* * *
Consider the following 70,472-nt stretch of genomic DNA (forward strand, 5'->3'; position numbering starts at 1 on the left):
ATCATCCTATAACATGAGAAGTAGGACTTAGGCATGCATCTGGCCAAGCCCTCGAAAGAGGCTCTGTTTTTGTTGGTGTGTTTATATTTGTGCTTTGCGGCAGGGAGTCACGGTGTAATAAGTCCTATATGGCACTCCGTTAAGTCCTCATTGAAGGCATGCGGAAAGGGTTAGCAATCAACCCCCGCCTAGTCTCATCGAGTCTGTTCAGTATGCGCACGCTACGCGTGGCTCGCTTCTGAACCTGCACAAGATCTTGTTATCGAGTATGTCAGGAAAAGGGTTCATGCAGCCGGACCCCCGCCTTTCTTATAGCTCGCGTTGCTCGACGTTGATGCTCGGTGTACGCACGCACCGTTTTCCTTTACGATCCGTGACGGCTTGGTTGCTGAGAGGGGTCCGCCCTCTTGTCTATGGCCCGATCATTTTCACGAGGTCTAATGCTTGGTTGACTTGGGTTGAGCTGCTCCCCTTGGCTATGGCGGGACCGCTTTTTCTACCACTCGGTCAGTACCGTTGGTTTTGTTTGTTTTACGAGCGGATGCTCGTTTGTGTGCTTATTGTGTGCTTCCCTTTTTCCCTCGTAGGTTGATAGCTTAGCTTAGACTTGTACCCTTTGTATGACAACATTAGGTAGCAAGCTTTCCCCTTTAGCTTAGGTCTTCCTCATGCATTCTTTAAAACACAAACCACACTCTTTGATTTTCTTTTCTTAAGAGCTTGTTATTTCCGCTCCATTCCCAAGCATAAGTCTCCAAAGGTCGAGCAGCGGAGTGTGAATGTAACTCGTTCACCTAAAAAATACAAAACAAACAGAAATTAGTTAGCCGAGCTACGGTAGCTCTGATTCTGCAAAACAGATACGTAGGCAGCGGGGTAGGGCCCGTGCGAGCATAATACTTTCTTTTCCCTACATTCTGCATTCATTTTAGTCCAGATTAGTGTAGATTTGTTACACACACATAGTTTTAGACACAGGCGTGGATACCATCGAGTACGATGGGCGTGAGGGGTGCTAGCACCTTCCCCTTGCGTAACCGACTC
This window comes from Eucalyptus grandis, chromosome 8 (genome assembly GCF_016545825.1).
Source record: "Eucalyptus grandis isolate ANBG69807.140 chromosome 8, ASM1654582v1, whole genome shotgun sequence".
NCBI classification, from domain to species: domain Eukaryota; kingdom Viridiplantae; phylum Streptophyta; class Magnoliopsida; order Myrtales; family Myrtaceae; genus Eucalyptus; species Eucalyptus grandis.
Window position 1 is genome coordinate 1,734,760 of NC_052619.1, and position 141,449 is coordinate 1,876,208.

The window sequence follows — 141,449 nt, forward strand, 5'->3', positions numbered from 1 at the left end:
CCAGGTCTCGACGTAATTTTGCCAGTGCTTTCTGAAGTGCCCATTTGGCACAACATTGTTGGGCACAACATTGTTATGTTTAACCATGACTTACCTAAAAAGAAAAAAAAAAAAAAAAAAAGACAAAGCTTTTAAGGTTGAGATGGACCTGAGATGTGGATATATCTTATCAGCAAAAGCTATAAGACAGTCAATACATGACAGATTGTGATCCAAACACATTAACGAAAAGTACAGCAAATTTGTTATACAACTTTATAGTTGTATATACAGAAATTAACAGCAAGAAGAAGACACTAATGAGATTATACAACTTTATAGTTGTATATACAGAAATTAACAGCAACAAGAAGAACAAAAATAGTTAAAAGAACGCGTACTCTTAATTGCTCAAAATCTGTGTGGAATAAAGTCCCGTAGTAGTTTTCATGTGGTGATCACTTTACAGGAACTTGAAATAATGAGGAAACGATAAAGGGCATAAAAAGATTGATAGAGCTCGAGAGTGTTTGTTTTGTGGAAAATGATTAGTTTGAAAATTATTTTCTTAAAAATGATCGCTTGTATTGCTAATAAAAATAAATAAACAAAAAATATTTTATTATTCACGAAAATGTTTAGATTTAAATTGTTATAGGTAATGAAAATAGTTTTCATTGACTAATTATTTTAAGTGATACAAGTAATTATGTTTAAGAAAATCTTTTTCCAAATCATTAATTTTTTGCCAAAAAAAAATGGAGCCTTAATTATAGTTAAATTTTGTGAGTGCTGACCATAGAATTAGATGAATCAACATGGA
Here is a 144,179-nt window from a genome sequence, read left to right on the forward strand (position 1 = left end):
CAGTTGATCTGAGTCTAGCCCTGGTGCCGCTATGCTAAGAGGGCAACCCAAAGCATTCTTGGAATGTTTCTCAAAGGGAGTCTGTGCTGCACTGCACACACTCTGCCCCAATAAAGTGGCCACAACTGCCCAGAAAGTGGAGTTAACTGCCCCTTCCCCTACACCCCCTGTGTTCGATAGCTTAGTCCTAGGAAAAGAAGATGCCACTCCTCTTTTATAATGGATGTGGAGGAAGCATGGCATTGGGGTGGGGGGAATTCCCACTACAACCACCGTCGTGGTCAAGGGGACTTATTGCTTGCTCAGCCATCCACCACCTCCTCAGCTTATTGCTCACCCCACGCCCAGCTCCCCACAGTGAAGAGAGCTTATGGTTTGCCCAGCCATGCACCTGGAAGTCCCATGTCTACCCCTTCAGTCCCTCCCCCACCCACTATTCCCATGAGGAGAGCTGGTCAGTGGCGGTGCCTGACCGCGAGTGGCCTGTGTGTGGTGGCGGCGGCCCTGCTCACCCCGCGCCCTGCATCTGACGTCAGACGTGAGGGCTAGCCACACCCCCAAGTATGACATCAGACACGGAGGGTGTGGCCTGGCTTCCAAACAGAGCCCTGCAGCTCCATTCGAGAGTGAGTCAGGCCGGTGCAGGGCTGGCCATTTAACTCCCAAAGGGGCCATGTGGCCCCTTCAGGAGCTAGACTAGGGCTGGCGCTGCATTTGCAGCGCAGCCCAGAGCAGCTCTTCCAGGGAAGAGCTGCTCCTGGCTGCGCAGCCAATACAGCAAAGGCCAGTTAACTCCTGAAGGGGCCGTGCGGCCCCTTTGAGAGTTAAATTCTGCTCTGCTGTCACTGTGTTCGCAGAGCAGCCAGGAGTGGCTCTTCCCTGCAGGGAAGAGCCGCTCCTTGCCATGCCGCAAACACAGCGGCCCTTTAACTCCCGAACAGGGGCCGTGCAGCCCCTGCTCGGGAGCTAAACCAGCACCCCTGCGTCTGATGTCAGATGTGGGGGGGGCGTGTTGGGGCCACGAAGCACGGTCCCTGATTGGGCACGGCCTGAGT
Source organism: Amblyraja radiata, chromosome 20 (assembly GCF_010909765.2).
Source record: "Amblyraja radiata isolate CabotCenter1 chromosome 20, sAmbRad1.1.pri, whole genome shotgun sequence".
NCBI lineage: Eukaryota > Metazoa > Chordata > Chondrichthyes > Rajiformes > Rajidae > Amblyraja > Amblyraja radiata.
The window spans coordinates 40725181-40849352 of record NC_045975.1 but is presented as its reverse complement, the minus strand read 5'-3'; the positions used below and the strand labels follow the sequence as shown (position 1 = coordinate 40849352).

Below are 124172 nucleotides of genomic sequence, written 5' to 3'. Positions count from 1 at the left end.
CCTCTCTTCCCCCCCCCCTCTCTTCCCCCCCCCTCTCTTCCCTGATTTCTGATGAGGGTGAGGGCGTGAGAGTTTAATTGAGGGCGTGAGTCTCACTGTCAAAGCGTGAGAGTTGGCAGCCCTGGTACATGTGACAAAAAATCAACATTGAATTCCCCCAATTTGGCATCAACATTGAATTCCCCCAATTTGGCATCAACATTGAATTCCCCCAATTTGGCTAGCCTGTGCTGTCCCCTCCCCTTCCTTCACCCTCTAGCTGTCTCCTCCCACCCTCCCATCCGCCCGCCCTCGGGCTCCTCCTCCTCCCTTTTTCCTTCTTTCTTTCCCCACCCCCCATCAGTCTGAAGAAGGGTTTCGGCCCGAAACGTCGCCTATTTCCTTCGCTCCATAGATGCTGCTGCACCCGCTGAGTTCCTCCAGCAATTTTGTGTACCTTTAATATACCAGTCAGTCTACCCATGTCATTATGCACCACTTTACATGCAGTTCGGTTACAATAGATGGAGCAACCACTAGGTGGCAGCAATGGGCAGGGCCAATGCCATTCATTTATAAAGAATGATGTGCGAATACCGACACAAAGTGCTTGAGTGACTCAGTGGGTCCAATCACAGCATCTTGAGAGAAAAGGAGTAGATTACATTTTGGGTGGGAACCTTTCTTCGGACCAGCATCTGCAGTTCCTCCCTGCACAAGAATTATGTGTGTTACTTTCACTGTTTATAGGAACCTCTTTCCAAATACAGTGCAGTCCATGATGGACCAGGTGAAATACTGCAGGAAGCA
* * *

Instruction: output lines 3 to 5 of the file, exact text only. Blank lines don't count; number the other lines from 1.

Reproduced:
This window comes from Eucalyptus grandis, chromosome 8 (genome assembly GCF_016545825.1).
Source record: "Eucalyptus grandis isolate ANBG69807.140 chromosome 8, ASM1654582v1, whole genome shotgun sequence".
NCBI classification, from domain to species: domain Eukaryota; kingdom Viridiplantae; phylum Streptophyta; class Magnoliopsida; order Myrtales; family Myrtaceae; genus Eucalyptus; species Eucalyptus grandis.